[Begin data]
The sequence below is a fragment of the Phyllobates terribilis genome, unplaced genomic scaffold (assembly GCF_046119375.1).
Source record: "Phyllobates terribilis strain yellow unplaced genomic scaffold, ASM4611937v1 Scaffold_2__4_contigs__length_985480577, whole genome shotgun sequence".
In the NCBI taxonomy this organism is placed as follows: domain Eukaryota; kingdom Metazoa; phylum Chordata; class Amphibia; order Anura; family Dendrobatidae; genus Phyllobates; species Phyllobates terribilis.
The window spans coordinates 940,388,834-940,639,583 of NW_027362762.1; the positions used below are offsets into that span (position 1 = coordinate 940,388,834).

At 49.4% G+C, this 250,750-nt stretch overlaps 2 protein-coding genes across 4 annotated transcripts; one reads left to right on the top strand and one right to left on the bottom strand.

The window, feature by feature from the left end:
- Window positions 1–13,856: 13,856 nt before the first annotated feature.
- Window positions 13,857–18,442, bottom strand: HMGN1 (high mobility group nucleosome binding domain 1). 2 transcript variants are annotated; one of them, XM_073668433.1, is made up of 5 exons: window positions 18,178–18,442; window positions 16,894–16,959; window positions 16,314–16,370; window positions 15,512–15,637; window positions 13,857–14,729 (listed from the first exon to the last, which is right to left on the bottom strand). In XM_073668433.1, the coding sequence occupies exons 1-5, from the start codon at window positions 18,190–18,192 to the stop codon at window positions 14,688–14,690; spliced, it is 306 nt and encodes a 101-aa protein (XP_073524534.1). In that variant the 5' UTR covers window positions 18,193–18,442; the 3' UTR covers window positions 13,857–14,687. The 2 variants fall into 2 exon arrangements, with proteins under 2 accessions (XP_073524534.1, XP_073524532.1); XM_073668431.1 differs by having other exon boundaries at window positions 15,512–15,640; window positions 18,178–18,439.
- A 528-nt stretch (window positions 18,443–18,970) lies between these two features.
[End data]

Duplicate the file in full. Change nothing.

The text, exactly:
The sequence below is a fragment of the Phyllobates terribilis genome, unplaced genomic scaffold (assembly GCF_046119375.1).
Source record: "Phyllobates terribilis strain yellow unplaced genomic scaffold, ASM4611937v1 Scaffold_2__4_contigs__length_985480577, whole genome shotgun sequence".
In the NCBI taxonomy this organism is placed as follows: domain Eukaryota; kingdom Metazoa; phylum Chordata; class Amphibia; order Anura; family Dendrobatidae; genus Phyllobates; species Phyllobates terribilis.
The window spans coordinates 940,388,834-940,639,583 of NW_027362762.1; the positions used below are offsets into that span (position 1 = coordinate 940,388,834).

At 49.4% G+C, this 250,750-nt stretch overlaps 2 protein-coding genes across 4 annotated transcripts; one reads left to right on the top strand and one right to left on the bottom strand.

The window, feature by feature from the left end:
- Window positions 1–13,856: 13,856 nt before the first annotated feature.
- Window positions 13,857–18,442, bottom strand: HMGN1 (high mobility group nucleosome binding domain 1). 2 transcript variants are annotated; one of them, XM_073668433.1, is made up of 5 exons: window positions 18,178–18,442; window positions 16,894–16,959; window positions 16,314–16,370; window positions 15,512–15,637; window positions 13,857–14,729 (listed from the first exon to the last, which is right to left on the bottom strand). In XM_073668433.1, the coding sequence occupies exons 1-5, from the start codon at window positions 18,190–18,192 to the stop codon at window positions 14,688–14,690; spliced, it is 306 nt and encodes a 101-aa protein (XP_073524534.1). In that variant the 5' UTR covers window positions 18,193–18,442; the 3' UTR covers window positions 13,857–14,687. The 2 variants fall into 2 exon arrangements, with proteins under 2 accessions (XP_073524534.1, XP_073524532.1); XM_073668431.1 differs by having other exon boundaries at window positions 15,512–15,640; window positions 18,178–18,439.
- A 528-nt stretch (window positions 18,443–18,970) lies between these two features.